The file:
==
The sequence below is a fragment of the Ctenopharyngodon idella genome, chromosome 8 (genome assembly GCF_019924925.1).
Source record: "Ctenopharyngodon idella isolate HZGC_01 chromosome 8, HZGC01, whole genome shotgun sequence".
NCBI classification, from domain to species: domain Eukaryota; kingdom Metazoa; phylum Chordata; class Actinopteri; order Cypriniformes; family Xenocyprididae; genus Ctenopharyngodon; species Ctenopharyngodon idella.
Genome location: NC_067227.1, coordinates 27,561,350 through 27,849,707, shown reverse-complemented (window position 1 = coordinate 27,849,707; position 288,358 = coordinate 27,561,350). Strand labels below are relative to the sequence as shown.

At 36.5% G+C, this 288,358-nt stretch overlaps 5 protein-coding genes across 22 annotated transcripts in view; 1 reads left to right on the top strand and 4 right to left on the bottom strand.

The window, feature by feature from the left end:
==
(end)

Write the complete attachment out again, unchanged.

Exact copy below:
The sequence below is a fragment of the Ctenopharyngodon idella genome, chromosome 8 (genome assembly GCF_019924925.1).
Source record: "Ctenopharyngodon idella isolate HZGC_01 chromosome 8, HZGC01, whole genome shotgun sequence".
NCBI classification, from domain to species: domain Eukaryota; kingdom Metazoa; phylum Chordata; class Actinopteri; order Cypriniformes; family Xenocyprididae; genus Ctenopharyngodon; species Ctenopharyngodon idella.
Genome location: NC_067227.1, coordinates 27,561,350 through 27,849,707, shown reverse-complemented (window position 1 = coordinate 27,849,707; position 288,358 = coordinate 27,561,350). Strand labels below are relative to the sequence as shown.

At 36.5% G+C, this 288,358-nt stretch overlaps 5 protein-coding genes across 22 annotated transcripts in view; 1 reads left to right on the top strand and 4 right to left on the bottom strand.

The window, feature by feature from the left end: